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03
Wed, Jun

The Eagle Rock Blvd Master Plan - Picking the (Gentrification) PLUM

EASTSIDER-A recent Community meeting in Glassell Park highlighted the twin joys of being the next great gentrification target and having no oversight to control the three Council Districts (CD1, CD13, and CD 14) that get to divvy up the spoils. 

First, hats off to the Glassell Park Improvement Association, and its Committee Chair, Helene Schpak. They were able to assemble something like 15 panelists from the three Council Districts, Planning folks, Street Services, and Urban Forestry, to take questions and provide answers from the 50 plus attendees who wanted to know, essentially, the “what the heck has happened to our neighborhoods?” 

Geography 

Glassell Park is geographically defined as the set of hills and the flats adjacent to them that are close to downtown LA. The street boundaries around Eagle Rock Blvd. itself run south to north from San Fernando Road all the way up to Colorado Blvd in Eagle Rock, and we also have a lone on/off ramp from the 2 Freeway as you head toward the 134 Freeway to either Glendale or Pasadena.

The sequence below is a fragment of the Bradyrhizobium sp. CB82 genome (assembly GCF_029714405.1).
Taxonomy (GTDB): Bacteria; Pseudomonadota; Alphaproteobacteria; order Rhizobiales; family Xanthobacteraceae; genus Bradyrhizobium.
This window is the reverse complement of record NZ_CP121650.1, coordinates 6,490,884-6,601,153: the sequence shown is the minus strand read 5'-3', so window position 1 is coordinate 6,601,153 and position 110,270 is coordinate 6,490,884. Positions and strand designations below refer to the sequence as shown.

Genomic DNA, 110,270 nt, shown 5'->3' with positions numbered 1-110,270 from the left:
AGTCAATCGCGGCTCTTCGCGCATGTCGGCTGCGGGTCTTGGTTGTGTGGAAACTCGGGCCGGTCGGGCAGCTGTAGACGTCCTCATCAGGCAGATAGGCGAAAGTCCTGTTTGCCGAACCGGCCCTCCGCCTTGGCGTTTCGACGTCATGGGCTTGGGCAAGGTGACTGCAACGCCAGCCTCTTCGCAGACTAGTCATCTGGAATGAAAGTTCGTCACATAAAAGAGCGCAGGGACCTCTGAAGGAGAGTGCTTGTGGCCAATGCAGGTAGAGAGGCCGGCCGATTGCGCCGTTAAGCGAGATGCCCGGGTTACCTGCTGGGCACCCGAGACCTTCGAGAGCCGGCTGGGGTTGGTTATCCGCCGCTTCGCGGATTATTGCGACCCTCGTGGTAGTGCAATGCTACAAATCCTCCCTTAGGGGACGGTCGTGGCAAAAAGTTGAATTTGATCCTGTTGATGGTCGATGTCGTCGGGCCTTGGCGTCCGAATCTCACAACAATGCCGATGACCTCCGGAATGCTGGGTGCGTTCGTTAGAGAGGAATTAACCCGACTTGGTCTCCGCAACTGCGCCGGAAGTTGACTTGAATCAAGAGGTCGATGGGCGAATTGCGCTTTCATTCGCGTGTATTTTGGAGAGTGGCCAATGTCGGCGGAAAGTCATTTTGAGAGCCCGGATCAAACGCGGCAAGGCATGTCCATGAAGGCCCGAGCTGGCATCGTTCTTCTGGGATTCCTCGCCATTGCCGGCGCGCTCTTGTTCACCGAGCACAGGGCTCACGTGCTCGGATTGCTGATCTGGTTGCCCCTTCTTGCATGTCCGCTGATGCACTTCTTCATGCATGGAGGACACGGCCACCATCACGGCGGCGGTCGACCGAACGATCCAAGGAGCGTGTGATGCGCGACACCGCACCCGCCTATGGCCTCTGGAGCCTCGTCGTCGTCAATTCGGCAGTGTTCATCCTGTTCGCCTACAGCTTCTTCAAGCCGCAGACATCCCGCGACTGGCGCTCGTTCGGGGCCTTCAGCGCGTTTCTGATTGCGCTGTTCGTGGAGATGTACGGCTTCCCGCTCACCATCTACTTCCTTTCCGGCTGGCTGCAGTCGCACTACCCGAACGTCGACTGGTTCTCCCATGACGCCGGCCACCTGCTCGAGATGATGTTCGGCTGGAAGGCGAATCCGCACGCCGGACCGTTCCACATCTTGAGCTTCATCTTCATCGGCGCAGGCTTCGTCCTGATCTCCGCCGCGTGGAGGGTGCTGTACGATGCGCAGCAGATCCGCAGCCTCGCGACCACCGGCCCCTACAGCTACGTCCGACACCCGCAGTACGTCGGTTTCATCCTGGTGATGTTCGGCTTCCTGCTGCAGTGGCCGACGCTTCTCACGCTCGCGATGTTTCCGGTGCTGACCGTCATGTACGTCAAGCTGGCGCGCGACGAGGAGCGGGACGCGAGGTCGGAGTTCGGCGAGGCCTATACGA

In a Los Angeles where you already can hardly get from point A to point B, the area has some advantages. For instance, you can drive on surface streets, using the wide arterial Eagle Rock Blvd. to the equally wide San Fernando Road, through Lincoln Heights and into downtown in less than 30 minutes. 

The other geographical advantages are the hillsides with their generations-old funky LA look as manifested both in the streets and the houses. Before we were “found out,” these houses were even relatively inexpensive. 

We are also divided into the hills and the flats with the concomitant economic divide you would expect. Then we got “discovered” by the developers. 

The Politics 

Logically, the Eagle Rock Blvd. corridor should be a discrete entity with a single Council District. LA City politics, however, have little to do with community interests. As a result, we have been chopped into three Council Districts, which have split up the development spoils of the area. 

With the advent of gentrification -- a relatively polite word for a process of socioeconomic rapine -- the council members got seriously interested in their skim. 

With this economic incentive, plus the usual City Hall gerrymandering, we who live along this transit corridor or in the adjacent hills, are constantly body swapped as the boundaries change among our three Council Districts -- CD1, CD13, and CD14. 

Every time there is redistricting, this happens without input from the troops, and it has not worked to our benefit. Witness this recent Community Forum on the state of Eagle Rock Blvd.